Montrealers submitted over 2,300 complaints to city's ombudsman last year, report shows

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Montreal's ombudsman’s office tackled a record 2,365 complaints last year, up from 2,150 in 2020.  (Charles Constant/Radio-Canada - image credit)
Montreal's ombudsman’s office tackled a record 2,365 complaints last year, up from 2,150 in 2020. (Charles Constant/Radio-Canada - image credit)

Problems in parks and systematic delays in public works were some of the biggest problems Montrealers reported to the city's ombudsman last year, according to a new report.

The ombudsman's office tackled a record 2,365 complaints last year — up from 2,150 in 2020.

Among the biggest issues were public works (with 320 files), citizen services (220), nuisances (172) and complaints relating to community gardens, trees and parks (132).

In her report released Monday, Montreal ombudsman Nadine Mailloux noted that last year, "with a pandemic still very present, the vast majority of parks were swamped in Montreal."

Some residents who live near public parks contacted the office to report people "urinating and defecating on their properties or in their parking lots," or leaving foul-smelling garbage behind.

Noting the lack of temporary, chemical toilets, the ombudsman's office reached out to the city to address the issue. A spokesperson for the city told Radio-Canada that workers are already implementing the recommendation.

Other issues the report noted included fire safety in some places of worship in Montréal-Nord, a lack of transparency in green alley initiatives, universal accessibility on a bike path and noise caused by municipal trucks in Saint-Laurent.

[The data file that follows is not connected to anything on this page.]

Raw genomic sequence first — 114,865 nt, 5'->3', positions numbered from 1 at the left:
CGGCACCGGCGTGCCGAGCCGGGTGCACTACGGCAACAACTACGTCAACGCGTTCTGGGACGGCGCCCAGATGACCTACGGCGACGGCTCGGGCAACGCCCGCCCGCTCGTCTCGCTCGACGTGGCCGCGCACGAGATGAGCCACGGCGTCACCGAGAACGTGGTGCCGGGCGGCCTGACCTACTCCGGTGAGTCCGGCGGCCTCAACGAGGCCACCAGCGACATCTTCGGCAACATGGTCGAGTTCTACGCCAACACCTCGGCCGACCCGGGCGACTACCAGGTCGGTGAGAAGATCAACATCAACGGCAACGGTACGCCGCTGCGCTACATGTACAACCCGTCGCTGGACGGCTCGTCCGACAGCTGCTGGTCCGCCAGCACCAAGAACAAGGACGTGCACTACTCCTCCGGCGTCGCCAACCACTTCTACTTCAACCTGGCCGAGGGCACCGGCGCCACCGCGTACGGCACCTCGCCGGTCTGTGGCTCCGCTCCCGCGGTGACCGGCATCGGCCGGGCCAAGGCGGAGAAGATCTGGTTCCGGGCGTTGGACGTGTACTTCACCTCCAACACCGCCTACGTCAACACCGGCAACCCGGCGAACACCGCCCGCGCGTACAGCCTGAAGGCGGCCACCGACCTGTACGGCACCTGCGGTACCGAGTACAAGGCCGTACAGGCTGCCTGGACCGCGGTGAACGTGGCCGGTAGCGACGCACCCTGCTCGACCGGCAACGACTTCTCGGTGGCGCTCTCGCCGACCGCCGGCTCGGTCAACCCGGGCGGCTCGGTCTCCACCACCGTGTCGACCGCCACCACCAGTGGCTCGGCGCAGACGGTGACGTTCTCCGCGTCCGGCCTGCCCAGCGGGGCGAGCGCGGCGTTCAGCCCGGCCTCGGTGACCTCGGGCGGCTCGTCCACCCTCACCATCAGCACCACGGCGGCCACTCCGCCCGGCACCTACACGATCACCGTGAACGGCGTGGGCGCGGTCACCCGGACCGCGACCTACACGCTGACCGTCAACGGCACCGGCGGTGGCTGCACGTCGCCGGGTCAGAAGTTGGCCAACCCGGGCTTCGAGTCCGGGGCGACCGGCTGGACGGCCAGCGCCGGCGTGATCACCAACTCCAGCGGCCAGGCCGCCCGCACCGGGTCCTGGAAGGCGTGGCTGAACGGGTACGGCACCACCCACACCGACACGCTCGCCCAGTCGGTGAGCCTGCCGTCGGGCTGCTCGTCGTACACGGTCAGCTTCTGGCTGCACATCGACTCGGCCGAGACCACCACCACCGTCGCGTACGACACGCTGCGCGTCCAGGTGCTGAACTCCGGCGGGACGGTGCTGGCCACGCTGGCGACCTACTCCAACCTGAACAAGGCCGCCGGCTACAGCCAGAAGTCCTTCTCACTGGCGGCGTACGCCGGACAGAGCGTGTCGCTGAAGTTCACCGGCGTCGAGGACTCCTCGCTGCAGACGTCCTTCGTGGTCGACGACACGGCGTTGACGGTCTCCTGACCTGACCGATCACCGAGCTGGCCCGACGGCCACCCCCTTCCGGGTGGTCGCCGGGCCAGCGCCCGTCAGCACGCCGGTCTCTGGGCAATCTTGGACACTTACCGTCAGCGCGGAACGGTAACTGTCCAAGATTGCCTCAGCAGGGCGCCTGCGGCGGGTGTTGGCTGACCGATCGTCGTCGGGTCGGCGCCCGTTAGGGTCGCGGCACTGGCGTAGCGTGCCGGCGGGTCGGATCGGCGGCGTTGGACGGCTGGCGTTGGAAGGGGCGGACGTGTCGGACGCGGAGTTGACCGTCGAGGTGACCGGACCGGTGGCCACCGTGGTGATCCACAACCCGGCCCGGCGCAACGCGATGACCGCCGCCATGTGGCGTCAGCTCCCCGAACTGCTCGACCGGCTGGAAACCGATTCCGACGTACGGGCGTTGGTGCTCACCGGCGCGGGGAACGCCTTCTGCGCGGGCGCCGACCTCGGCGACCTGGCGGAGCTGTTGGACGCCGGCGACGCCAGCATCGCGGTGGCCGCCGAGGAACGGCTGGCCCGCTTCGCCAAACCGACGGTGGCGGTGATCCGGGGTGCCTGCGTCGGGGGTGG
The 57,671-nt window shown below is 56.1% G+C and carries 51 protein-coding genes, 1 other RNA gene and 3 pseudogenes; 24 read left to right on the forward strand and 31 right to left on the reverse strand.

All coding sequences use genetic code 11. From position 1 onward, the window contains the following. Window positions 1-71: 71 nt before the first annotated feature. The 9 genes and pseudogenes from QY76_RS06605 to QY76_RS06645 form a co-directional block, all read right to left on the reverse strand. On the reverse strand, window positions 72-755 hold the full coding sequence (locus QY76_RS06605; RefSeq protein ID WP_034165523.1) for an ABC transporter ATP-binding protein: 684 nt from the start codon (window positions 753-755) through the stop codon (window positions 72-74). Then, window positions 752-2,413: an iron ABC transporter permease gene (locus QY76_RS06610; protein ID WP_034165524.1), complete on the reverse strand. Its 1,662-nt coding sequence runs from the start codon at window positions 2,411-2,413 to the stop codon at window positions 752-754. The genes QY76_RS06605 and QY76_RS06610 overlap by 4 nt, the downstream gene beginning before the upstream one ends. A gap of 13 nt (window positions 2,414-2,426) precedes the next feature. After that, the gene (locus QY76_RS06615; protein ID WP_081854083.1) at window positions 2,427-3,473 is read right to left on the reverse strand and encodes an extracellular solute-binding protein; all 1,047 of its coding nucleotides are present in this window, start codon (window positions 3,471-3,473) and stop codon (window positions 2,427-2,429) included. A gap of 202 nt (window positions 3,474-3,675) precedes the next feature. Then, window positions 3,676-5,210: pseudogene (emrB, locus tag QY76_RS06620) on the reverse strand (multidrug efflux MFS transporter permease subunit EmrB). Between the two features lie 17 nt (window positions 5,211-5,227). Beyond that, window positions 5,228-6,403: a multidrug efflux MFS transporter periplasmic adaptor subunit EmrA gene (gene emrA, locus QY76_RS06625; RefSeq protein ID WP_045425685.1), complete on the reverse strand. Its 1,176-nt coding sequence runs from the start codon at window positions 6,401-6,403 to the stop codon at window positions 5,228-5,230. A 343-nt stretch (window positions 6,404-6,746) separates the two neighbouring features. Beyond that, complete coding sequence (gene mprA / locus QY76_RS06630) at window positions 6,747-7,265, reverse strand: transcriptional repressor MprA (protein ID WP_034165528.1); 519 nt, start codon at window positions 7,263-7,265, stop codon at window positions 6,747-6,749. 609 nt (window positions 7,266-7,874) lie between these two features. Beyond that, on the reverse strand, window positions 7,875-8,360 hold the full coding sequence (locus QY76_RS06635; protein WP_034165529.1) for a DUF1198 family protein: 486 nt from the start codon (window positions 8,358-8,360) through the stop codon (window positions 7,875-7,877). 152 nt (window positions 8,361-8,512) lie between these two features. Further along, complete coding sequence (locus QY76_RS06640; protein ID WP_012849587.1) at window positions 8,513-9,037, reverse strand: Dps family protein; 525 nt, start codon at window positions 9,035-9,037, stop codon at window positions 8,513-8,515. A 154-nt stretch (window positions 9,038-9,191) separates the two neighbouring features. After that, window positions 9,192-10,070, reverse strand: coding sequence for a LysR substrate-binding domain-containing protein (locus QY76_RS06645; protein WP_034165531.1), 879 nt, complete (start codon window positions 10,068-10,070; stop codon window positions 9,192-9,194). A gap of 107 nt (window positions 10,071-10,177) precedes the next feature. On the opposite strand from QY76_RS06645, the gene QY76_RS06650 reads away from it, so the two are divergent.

The report also flagged "worrying delays" with the city's Home Adaptation Program, which offers a subsidy to homeowners for renovations to make their homes more accessible, notably for those with mobility issues.

Most were waiting 14 to 16 months for the necessary funding. One applicant with Parkinson's disease waited over 20 months for their file to be processed, according to the report.

The housing service now estimates that it will take 10 to 12 months for the file to be treated, a time frame that Mailloux said is still concerning, "considering in particular the approximately 60 complete files still awaiting treatment."

Many complaints also stemmed from tensions surrounding Indigenous homelessness in the Milton Park neighbourhood in the Plateau-Mont-Royal borough.

Those complaints pushed Mailloux to release a separate report earlier this year, looking specifically at what more needs to be done to tackle what she called a "humanitarian crisis."

Mailloux said it was unclear which organizations were accountable for what, and there is a lack of basic information about what resources were available for the homeless.

That file hasn't been resolved and remains open.

Since its founding in 2003, the ombudsman's office has treated 27,656 files, according to its own statistics.

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